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An allergy is an unexpected and negative reaction to materials, substances or environmental conditions that have no effect on most people, but cause the patient symptoms troublesome to their health and well-being. Their adverse responses occur when the substance is inhaled, eaten or comes in contact with the skin or eyes.
When people think of allergies, they most often picture allergic rhinitis – typified by running nose, sneezing, nasal congestion and watery eyes. It is more commonly know as hay fever, perhaps the most prevalent of allergies.
However, it is a mistake to associate hay fever only with grass and tree pollen, received either through direct contact or from airborne sources. Other origins include exposure to house-derived dust-mites and pet dander, making the incidence of hay fever very much a product of the surrounding environment.
The same is true for most allergies, whether their origin is air pollution or spores from mold, contact with chemicals or reactions to food, among numerous other sources. In addition to frequent sinus infections, allergies can cause asthma, bronchitis, ear aches, eczema, migraines, and sleep disorders.
Evidence of the correlation between environmental exposure and allergic reactions is growing, suggesting that people can, in time, grow allergic to not only to conditions in their personal residence, but also to the city where they live.
One may become allergic to a particular city’s ecosystem – its public transportation, parks, government buildings, stores, schools, restaurants, residential areas, and so forth. These sites may carry a collective “bug” sufficient to generate troublesome reactions to daily life, that can sometimes be dangerous to people’s health. Much depends on how one’s immune system reacts to the surrounding conditions.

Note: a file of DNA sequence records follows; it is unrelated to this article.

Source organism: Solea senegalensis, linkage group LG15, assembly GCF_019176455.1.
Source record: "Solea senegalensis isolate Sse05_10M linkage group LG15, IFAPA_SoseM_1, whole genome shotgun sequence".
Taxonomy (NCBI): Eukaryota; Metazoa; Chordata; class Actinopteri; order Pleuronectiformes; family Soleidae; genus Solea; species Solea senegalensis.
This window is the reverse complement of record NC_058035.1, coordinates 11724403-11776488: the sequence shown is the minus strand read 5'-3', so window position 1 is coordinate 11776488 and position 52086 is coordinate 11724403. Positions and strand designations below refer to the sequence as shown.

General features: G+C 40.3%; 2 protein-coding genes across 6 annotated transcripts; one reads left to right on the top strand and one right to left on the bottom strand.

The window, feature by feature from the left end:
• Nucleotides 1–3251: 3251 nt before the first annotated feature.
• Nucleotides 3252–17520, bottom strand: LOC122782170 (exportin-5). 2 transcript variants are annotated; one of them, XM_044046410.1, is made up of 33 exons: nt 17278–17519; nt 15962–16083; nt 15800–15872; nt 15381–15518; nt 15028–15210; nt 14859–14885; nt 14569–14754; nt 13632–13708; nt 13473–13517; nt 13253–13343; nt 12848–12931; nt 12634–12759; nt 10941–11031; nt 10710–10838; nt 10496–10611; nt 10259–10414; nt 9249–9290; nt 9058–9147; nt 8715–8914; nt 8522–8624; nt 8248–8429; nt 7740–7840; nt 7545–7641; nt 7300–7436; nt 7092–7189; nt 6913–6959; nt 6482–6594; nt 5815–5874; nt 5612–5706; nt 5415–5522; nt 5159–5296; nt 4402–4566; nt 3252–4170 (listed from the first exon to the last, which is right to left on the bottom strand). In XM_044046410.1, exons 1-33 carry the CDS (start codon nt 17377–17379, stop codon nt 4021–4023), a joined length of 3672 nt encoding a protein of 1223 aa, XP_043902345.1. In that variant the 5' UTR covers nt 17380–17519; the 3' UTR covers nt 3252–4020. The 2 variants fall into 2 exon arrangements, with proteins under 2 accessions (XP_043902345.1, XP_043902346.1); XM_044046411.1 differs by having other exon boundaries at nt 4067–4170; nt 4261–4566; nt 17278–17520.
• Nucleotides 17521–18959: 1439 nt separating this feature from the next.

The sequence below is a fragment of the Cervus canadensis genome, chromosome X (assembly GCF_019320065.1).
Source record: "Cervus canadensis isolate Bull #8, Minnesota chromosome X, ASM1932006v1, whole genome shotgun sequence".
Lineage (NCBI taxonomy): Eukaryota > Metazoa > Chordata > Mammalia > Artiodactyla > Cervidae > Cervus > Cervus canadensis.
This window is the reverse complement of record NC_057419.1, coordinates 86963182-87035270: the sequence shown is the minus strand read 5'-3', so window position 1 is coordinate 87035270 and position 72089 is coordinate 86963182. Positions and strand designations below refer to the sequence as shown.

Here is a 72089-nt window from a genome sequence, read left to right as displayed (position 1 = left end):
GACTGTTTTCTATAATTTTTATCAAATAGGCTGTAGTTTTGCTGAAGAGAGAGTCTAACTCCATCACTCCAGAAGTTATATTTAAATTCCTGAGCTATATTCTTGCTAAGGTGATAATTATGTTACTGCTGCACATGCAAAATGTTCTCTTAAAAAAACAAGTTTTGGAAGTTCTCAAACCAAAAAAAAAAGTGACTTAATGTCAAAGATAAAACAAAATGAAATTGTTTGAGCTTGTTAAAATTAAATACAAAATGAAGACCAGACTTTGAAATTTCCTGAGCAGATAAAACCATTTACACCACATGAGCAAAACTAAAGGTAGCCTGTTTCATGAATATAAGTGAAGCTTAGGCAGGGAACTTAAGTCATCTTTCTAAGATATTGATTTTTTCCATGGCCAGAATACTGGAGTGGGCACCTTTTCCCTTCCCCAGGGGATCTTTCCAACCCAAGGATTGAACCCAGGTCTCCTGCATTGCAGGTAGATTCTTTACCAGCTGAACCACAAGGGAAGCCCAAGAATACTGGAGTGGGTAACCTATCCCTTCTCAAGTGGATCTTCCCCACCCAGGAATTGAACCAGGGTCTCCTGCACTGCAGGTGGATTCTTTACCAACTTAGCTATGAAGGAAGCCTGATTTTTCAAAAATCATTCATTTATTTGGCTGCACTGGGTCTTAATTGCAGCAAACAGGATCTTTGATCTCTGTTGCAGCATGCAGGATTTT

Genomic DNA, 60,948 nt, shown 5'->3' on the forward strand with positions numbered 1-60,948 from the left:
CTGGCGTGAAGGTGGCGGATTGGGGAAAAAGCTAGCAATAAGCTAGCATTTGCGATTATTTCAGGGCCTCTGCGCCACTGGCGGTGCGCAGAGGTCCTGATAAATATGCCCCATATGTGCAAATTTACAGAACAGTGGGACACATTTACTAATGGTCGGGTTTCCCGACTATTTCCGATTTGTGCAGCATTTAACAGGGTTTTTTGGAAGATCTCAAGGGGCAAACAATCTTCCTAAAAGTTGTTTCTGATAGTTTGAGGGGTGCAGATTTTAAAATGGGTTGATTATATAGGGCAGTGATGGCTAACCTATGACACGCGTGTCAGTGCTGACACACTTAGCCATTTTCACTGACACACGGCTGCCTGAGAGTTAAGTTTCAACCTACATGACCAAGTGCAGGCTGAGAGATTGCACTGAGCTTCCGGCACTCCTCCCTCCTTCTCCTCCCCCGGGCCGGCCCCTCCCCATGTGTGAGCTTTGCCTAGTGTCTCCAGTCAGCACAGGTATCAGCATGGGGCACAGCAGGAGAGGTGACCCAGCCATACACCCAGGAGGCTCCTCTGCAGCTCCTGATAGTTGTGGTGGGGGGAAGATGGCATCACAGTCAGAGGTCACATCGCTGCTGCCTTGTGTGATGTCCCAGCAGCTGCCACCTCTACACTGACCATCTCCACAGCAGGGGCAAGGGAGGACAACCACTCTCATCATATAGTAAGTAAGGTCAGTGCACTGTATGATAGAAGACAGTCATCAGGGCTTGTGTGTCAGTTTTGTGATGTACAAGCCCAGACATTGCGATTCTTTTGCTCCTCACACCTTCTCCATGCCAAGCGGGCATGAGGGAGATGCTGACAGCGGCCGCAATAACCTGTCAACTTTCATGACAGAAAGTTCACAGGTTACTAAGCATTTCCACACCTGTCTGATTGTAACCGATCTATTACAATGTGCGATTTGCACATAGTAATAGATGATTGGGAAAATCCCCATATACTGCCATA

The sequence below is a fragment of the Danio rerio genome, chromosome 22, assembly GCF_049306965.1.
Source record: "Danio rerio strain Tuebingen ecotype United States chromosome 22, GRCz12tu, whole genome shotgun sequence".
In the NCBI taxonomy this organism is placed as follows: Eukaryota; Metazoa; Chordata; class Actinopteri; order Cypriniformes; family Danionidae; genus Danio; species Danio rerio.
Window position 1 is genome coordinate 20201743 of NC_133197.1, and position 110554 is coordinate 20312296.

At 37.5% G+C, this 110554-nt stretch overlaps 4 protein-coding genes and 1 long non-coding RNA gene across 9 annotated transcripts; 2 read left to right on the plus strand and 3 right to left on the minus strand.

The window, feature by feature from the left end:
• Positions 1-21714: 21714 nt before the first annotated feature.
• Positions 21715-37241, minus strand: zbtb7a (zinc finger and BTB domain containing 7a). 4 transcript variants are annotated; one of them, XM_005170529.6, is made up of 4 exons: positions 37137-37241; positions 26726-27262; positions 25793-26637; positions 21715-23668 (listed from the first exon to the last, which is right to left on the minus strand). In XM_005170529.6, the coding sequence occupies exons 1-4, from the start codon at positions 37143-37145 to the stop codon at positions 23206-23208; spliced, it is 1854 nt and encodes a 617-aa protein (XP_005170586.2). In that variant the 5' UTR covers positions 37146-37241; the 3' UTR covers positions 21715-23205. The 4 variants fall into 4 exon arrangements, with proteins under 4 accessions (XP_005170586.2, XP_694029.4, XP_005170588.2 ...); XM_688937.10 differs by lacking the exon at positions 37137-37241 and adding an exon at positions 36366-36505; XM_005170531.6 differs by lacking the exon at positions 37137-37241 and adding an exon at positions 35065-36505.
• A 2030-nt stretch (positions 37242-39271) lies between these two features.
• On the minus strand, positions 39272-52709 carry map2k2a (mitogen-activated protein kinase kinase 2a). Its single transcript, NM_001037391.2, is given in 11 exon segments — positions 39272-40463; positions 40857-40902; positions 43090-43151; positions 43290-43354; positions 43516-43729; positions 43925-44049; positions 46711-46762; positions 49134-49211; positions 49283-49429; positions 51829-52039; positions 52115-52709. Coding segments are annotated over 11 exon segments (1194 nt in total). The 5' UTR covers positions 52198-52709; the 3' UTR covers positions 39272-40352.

Reactions can change over time, leading to the development of “city-allergies,” caused by such normal urban conditions as noise, over-crowding, mold from older buildings, air pollution, roaches and other vermin, among numerous infectious factors.
Moreover, the evidence strongly suggests one need not be born with an allergy, resulting from genetic circumstances, but can be afflicted with one later in life. One can acquire allergic responses over time, a development of living in a particular place too long. Houston is no different from other cities in this respect.
As it turns out, spring of 2104 was one of the unhealthiest on record for Houston, for sufferers of allergic rhinitis. Pollen counts in 2014 were 250% higher than the average of the previous four years. These conditions severely affected those prone to sneezing, itchy eyes, runny noses, and congestion. As such, allergy treatment in Houston was confronted by a need for a new level of allergy management from the first of the year.
Brought along in early January from tree pollen created by such native trees as ash, cedar, elm, pine, and oak, the impact was compounded by allergy producing grass pollen that surfaced in March. Lasting through early August, their effect was longer than usual. Then in August, rag weed hay fever pollens became prominent through early October. All were at levels that well exceeded the local norm for Houston.